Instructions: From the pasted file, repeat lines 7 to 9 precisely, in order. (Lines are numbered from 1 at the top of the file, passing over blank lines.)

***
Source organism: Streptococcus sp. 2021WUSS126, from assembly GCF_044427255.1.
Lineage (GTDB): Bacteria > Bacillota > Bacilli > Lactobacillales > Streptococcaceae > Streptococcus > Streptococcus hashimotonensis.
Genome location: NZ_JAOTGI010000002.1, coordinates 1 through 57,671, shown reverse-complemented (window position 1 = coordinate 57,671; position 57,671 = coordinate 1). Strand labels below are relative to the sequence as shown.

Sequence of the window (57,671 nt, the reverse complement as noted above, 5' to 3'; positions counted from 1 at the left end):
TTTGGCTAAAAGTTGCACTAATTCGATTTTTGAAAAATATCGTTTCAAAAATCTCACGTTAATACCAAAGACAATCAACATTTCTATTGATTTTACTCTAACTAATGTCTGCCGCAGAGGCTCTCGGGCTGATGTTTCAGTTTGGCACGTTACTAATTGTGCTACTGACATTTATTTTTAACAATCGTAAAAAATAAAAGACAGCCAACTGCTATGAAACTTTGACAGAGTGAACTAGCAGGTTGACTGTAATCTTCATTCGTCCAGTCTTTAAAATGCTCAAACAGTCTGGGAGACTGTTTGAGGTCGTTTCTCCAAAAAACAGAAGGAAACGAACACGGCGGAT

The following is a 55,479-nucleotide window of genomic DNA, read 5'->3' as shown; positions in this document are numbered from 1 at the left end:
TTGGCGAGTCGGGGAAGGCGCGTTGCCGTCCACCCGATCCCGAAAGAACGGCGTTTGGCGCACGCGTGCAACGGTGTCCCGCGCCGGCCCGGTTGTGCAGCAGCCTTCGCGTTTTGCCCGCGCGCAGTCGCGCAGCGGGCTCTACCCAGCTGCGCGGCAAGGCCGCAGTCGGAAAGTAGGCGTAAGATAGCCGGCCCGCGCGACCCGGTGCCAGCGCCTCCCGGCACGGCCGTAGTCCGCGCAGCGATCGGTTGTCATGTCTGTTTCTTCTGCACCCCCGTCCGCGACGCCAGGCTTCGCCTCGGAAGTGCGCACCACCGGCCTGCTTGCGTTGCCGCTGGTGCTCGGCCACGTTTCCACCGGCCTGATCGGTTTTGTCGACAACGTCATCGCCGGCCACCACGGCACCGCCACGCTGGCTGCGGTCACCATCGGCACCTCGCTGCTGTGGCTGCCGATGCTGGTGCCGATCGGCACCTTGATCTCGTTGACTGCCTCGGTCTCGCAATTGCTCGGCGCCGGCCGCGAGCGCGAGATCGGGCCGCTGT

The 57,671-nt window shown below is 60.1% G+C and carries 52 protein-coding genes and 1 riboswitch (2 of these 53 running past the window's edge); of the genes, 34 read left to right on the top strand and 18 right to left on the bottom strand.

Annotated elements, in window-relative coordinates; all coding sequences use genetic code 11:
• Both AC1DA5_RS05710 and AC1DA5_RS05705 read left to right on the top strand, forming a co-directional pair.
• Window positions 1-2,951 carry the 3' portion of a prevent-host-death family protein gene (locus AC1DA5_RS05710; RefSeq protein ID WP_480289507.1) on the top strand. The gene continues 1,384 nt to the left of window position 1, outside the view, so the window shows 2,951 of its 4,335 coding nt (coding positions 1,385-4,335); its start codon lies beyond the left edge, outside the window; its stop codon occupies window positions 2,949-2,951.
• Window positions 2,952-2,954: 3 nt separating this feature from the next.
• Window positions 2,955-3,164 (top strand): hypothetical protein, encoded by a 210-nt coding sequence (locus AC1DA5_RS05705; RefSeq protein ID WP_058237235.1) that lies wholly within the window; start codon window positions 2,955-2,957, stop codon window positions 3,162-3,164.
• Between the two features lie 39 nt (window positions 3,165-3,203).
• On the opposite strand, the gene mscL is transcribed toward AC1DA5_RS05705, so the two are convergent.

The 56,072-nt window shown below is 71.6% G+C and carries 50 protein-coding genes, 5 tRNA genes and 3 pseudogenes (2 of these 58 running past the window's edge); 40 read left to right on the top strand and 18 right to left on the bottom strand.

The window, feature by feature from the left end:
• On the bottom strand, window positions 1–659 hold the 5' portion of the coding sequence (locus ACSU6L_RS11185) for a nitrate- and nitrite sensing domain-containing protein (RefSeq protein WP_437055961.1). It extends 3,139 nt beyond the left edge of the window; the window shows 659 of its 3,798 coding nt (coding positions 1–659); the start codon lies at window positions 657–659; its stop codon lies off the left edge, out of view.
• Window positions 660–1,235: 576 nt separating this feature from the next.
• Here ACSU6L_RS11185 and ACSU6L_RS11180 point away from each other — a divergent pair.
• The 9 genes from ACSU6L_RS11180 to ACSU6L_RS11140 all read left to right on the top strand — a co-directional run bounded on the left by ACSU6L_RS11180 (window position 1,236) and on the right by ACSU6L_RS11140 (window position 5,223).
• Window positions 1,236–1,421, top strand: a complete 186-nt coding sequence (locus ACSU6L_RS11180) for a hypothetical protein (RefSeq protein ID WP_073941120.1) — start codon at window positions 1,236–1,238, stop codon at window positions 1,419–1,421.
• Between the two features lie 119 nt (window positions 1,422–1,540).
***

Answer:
TTGGCGAGTCGGGGAAGGCGCGTTGCCGTCCACCCGATCCCGAAAGAACGGCGTTTGGCGCACGCGTGCAACGGTGTCCCGCGCCGGCCCGGTTGTGCAGCAGCCTTCGCGTTTTGCCCGCGCGCAGTCGCGCAGCGGGCTCTACCCAGCTGCGCGGCAAGGCCGCAGTCGGAAAGTAGGCGTAAGATAGCCGGCCCGCGCGACCCGGTGCCAGCGCCTCCCGGCACGGCCGTAGTCCGCGCAGCGATCGGTTGTCATGTCTGTTTCTTCTGCACCCCCGTCCGCGACGCCAGGCTTCGCCTCGGAAGTGCGCACCACCGGCCTGCTTGCGTTGCCGCTGGTGCTCGGCCACGTTTCCACCGGCCTGATCGGTTTTGTCGACAACGTCATCGCCGGCCACCACGGCACCGCCACGCTGGCTGCGGTCACCATCGGCACCTCGCTGCTGTGGCTGCCGATGCTGGTGCCGATCGGCACCTTGATCTCGTTGACTGCCTCGGTCTCGCAATTGCTCGGCGCCGGCCGCGAGCGCGAGATCGGGCCGCTGT

The 57,671-nt window shown below is 60.1% G+C and carries 52 protein-coding genes and 1 riboswitch (2 of these 53 running past the window's edge); of the genes, 34 read left to right on the top strand and 18 right to left on the bottom strand.

Annotated elements, in window-relative coordinates; all coding sequences use genetic code 11: